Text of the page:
Rabat - While African football fans await Senegal’s first appearance in this World Cup against Poland today at 4 p.m. (Moroccan time), four African teams have so far lost their openers, with many conceding dramatic late goals when a draw seemed assured.
Rabat – While African football fans await Senegal’s first appearance in this World Cup against Poland today at 4 p.m. (Moroccan time), four African teams have so far lost their openers, with many conceding dramatic late goals when a draw seemed assured.
Tunisia, ranked 21st in FIFA’s latest rankings, only showed glimpses of that quality in some 30 minutes of the first half against England. The North Africans chose to retreat and secure a draw against an English side that looked more tactically organized and more confident in the duels.
England opened the score-line very early at the 12th minute, its Tottenham talisman striker Harry Kane scoring his first in the Russian campaign. That was not even very early after all, given that a super challenge from England’s Jesse Lingard was saved by Tunisian goalkeeper Mouez Hassen as early as the 3rd minute.
There immediately followed a Dele Ali-Lingard-Sterling masterful triangular move to propel Sterling in the Tunisian box; but the referee quickly went for offside, taking the pressure off Sterling.
Then came the 12th minute for Kane to deliver for England on a set-piece. Ashley Young’s fine corner was superbly headed by John Stones. But Hassen was again present, almost impeccable, except for this time, his otherwise excellent save fell to the feet of the Tottenham striker who happened to be at the right place at the right time.
With 1-0 in the first fifteen minutes of the game, England was sure to now penetrate the Tunisian defensive wall. But for as long as the first half lasted, England’s tactical superiority proved impotent, unable to put in the creativity needed to transform domination into advantage.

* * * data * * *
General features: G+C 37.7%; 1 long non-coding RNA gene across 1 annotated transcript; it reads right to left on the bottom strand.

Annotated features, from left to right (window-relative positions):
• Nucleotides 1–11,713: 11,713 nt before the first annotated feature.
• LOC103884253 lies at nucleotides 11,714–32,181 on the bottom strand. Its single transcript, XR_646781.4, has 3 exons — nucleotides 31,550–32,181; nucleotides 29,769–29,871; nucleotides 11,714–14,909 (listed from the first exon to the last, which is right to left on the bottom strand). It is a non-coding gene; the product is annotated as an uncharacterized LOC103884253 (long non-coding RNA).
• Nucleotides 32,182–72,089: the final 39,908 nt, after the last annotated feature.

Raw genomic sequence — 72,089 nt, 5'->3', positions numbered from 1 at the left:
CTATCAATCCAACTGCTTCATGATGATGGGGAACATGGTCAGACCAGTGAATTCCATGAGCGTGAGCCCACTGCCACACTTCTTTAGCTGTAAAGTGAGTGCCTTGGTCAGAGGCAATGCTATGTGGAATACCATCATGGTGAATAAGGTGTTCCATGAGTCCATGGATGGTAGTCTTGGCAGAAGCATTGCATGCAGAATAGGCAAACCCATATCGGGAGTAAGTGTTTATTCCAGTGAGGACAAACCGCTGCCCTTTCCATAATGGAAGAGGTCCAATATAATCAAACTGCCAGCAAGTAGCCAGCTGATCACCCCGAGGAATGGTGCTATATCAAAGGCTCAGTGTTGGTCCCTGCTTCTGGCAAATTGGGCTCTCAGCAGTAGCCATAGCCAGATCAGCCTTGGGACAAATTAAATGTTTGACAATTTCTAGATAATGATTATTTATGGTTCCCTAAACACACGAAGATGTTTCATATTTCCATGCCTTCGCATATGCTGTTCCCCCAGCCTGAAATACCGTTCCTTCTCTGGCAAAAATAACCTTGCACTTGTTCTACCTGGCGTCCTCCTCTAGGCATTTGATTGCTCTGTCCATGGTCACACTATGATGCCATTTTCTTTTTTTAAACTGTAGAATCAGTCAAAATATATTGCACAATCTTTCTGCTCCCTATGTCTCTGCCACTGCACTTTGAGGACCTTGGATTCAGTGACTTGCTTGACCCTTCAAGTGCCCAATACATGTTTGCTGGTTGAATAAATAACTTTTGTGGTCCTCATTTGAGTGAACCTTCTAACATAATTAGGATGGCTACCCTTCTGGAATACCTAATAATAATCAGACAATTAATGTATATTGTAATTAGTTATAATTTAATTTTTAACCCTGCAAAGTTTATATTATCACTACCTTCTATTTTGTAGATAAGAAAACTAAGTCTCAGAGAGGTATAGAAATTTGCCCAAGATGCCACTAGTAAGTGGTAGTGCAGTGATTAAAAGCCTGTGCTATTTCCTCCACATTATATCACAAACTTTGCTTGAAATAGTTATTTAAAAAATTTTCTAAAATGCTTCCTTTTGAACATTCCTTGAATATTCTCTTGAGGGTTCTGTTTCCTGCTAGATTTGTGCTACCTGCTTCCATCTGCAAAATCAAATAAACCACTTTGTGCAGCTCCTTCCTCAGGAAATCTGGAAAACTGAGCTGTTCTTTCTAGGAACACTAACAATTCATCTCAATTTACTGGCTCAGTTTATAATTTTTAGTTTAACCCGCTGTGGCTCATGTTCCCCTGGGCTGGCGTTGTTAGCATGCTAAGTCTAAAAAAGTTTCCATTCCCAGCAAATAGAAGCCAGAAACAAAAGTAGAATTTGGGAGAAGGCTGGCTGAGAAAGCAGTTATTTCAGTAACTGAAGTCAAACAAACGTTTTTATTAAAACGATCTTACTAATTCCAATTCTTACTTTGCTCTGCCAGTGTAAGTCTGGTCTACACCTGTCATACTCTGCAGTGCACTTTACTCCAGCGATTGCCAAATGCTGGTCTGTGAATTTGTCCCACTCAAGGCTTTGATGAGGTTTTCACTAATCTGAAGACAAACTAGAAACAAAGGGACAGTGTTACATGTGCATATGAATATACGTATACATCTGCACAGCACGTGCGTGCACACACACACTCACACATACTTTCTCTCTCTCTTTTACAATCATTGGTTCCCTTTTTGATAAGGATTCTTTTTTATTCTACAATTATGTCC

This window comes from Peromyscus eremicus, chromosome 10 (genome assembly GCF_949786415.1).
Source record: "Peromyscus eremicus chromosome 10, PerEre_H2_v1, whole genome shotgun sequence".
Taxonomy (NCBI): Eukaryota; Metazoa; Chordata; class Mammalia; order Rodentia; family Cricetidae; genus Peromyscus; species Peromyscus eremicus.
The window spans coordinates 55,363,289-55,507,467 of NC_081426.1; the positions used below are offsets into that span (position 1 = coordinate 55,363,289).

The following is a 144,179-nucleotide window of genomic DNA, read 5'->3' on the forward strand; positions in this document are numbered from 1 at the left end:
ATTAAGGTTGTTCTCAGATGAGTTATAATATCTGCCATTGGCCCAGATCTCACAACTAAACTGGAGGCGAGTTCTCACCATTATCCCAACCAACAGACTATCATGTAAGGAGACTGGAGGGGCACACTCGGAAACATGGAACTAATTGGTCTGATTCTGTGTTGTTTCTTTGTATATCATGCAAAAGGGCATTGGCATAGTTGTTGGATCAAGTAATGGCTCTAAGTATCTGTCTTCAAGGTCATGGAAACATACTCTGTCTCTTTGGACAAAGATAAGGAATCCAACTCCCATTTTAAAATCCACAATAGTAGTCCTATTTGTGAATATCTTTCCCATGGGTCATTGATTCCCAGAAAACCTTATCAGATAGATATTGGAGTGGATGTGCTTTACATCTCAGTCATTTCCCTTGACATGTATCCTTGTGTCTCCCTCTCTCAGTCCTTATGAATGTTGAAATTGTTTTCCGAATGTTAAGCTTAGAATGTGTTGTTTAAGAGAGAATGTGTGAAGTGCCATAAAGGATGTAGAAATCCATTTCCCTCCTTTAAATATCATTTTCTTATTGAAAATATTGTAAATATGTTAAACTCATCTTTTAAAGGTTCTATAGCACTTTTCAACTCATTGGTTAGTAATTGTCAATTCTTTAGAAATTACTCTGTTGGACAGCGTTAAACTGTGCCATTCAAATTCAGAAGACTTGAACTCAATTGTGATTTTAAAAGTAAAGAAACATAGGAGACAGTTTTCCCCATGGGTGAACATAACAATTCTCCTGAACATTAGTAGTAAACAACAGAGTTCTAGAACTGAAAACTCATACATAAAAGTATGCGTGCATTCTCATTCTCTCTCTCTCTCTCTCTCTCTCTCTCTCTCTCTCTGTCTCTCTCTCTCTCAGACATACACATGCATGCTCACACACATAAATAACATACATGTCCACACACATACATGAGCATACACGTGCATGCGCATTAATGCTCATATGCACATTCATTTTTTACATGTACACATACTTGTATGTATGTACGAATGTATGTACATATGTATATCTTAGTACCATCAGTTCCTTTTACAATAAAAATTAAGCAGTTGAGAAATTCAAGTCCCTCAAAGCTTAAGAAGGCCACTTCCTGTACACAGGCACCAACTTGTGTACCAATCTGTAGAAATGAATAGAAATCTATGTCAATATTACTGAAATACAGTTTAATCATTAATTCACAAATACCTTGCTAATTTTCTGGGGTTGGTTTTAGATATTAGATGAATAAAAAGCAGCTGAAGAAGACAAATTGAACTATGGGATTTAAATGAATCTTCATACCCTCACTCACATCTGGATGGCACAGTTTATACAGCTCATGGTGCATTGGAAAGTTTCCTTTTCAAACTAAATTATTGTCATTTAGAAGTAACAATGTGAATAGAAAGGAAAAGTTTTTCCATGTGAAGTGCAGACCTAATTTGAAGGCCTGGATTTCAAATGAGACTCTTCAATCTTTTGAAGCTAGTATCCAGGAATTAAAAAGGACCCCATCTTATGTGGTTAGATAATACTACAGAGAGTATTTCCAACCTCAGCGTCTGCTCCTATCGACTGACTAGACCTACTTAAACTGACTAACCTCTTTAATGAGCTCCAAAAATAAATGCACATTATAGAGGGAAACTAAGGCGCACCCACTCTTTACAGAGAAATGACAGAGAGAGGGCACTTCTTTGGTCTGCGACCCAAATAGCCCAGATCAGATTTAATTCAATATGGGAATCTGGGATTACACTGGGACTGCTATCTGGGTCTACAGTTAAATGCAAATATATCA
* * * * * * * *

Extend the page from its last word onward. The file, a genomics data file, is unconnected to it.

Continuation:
At minute 35, England’s tempo was dampened after Ferjani Sassi’s equalizer goal on a penalty. If the penalty seemed uncalled for, a case of referee generosity, it had some striking similarities to the controversial Swiss equalizer against Brazil on Sunday night.
VAR (video assistant referee) has not made refereeing irreproachable just yet, and teams will have to count on performance and decisiveness alone to claim victory in this World Cup which has already suffered a considerable number of bad referee decisions.
The second half picked up from where the slumbering first had left off, England determined to claim a victorious opener while Tunisia sat back and waited, suggesting that 1 point would be considered mission accomplie. England put on more pressure and more engagement in the second half, looking for a goal to comfort itself in its Russian adventure.
But with the high number of mistakes that come with lack of focus and a certain rush to make a vivid impression on fans back home, England kept falling in the tactical trap of the Tunisian bloc.
One expected more from Africa’s best team—if FIFA rankings mean anything, that is.But somehow, in that inferiority complex that seems to be eating away African talents at international levels, Tunisia failed itself, excruciatingly unable to call upon the individual talents and cohesive team spirit that have given it the continental and global spot it is currently enjoying.
Finally, England’s Harry Kane scored his second header on another corner. That goal, like his first, bore the unmistakable Kane trademark: sheer luck that comes with a pristine sense of placement inside opposition boxes. But when luck follows a series of trials and hard-fought attempts at goal, it becomes merit.
England, however slack they may have appeared on some occasions on Monday night, deserved the two points they so painfully pulled off Tunisia’s grip.
Meanwhile, like Egypt, Morocco, and Nigeria before them, Tunisians can count on the traditional African gospel of protracted hope, a certain belief in the boundlessness of possibilities, an exercise in convincing themselves that anything is possible in the game, even when future challenges are more worrisome than the past ones to which they so frustratingly succumbed.
To bounce back, however, to undo their languid and lackluster opening games, these African sides will need to show more focus, more determination, and ultimately more ruthlessness inside the boxes of opposing teams: you do not sit back and wait when you need goals.